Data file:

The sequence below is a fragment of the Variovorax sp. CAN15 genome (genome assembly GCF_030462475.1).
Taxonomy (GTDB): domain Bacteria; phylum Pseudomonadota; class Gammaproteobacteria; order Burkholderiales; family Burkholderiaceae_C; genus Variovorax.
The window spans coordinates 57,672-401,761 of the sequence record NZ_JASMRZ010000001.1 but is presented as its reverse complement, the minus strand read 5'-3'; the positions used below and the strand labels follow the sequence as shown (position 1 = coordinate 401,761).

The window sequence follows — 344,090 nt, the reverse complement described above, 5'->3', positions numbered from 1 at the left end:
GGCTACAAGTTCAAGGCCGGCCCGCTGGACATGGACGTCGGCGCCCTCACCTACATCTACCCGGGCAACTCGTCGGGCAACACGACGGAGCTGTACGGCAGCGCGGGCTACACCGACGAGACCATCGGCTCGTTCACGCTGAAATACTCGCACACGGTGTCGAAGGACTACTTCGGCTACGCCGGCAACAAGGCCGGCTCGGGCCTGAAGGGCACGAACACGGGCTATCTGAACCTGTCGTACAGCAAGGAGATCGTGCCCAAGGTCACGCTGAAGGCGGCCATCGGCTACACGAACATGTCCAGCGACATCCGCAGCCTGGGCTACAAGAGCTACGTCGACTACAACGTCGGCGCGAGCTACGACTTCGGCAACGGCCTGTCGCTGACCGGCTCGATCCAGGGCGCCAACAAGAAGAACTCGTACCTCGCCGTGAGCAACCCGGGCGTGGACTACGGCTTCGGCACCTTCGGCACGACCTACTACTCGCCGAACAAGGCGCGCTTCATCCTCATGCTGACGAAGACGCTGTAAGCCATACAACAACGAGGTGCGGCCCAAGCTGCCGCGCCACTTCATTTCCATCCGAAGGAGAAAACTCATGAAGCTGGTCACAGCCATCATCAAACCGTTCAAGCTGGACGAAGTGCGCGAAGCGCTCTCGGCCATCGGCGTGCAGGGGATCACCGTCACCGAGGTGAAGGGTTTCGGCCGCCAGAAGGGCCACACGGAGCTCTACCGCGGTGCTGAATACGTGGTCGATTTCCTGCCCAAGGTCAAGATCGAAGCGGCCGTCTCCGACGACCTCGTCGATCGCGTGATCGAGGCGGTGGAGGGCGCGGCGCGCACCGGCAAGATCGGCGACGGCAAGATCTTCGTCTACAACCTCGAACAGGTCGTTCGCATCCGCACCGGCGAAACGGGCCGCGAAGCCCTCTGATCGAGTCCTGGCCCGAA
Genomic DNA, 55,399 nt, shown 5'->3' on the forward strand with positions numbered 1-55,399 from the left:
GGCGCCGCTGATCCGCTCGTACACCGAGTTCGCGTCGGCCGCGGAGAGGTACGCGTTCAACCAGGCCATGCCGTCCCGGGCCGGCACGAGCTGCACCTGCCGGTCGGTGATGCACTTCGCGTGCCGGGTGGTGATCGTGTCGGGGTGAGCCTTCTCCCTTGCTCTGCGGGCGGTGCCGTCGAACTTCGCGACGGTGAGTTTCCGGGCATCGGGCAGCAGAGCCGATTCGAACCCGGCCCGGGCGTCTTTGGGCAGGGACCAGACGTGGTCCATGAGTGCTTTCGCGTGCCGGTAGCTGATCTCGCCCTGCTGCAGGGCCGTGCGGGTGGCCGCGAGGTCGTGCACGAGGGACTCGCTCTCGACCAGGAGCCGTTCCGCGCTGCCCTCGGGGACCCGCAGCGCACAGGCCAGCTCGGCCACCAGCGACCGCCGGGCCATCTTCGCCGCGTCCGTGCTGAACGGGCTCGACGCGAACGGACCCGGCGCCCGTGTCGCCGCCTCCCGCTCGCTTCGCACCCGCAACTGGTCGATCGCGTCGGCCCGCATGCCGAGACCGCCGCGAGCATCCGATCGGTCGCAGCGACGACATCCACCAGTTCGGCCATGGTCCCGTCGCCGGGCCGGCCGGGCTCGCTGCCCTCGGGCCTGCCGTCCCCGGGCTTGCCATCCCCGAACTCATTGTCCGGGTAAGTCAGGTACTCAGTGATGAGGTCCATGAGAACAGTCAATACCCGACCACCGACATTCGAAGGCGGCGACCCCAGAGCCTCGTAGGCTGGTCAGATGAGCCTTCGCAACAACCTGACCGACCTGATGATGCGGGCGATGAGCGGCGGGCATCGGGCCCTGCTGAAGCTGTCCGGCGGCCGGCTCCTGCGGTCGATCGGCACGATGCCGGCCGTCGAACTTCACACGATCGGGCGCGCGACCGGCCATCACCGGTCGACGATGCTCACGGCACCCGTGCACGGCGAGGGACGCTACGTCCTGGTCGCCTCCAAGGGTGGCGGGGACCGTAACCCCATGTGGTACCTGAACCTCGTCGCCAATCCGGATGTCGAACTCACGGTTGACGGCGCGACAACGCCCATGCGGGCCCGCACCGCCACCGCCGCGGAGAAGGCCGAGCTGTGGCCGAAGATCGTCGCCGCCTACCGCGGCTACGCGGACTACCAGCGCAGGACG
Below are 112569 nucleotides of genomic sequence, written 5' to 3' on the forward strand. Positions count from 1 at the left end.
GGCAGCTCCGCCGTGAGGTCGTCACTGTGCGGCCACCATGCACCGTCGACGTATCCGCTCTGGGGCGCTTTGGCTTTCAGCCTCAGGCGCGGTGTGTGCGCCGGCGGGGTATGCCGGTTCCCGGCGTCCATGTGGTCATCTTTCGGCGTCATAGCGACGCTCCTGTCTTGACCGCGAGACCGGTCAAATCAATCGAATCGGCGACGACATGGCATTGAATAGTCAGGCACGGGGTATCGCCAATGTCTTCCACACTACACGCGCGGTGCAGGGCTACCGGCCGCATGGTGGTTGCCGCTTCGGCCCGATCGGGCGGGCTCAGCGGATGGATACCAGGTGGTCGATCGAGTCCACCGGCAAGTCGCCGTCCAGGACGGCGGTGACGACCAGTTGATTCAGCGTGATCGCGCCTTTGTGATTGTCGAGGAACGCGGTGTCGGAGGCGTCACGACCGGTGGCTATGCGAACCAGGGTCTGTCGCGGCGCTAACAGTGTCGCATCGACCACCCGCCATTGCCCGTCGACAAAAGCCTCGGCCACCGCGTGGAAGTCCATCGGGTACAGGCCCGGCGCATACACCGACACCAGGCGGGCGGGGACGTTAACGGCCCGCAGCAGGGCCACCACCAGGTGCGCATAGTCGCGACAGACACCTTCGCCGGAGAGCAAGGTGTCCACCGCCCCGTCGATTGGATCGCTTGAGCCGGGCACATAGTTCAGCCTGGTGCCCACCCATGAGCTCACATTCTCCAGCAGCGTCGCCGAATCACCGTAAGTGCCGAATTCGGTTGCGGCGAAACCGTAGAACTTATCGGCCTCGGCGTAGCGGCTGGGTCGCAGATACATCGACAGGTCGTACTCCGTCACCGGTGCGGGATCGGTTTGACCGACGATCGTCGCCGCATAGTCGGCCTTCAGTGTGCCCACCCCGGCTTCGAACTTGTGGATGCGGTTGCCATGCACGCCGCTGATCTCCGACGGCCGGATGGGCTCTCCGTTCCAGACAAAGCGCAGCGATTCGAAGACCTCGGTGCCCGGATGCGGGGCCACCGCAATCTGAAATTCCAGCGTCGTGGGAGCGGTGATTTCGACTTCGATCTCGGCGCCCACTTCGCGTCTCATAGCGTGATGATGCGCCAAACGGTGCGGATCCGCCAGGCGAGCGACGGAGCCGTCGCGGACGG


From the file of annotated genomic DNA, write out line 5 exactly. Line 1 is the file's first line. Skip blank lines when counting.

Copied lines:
GGCTACAAGTTCAAGGCCGGCCCGCTGGACATGGACGTCGGCGCCCTCACCTACATCTACCCGGGCAACTCGTCGGGCAACACGACGGAGCTGTACGGCAGCGCGGGCTACACCGACGAGACCATCGGCTCGTTCACGCTGAAATACTCGCACACGGTGTCGAAGGACTACTTCGGCTACGCCGGCAACAAGGCCGGCTCGGGCCTGAAGGGCACGAACACGGGCTATCTGAACCTGTCGTACAGCAAGGAGATCGTGCCCAAGGTCACGCTGAAGGCGGCCATCGGCTACACGAACATGTCCAGCGACATCCGCAGCCTGGGCTACAAGAGCTACGTCGACTACAACGTCGGCGCGAGCTACGACTTCGGCAACGGCCTGTCGCTGACCGGCTCGATCCAGGGCGCCAACAAGAAGAACTCGTACCTCGCCGTGAGCAACCCGGGCGTGGACTACGGCTTCGGCACCTTCGGCACGACCTACTACTCGCCGAACAAGGCGCGCTTCATCCTCATGCTGACGAAGACGCTGTAAGCCATACAACAACGAGGTGCGGCCCAAGCTGCCGCGCCACTTCATTTCCATCCGAAGGAGAAAACTCATGAAGCTGGTCACAGCCATCATCAAACCGTTCAAGCTGGACGAAGTGCGCGAAGCGCTCTCGGCCATCGGCGTGCAGGGGATCACCGTCACCGAGGTGAAGGGTTTCGGCCGCCAGAAGGGCCACACGGAGCTCTACCGCGGTGCTGAATACGTGGTCGATTTCCTGCCCAAGGTCAAGATCGAAGCGGCCGTCTCCGACGACCTCGTCGATCGCGTGATCGAGGCGGTGGAGGGCGCGGCGCGCACCGGCAAGATCGGCGACGGCAAGATCTTCGTCTACAACCTCGAACAGGTCGTTCGCATCCGCACCGGCGAAACGGGCCGCGAAGCCCTCTGATCGAGTCCTGGCCCGAA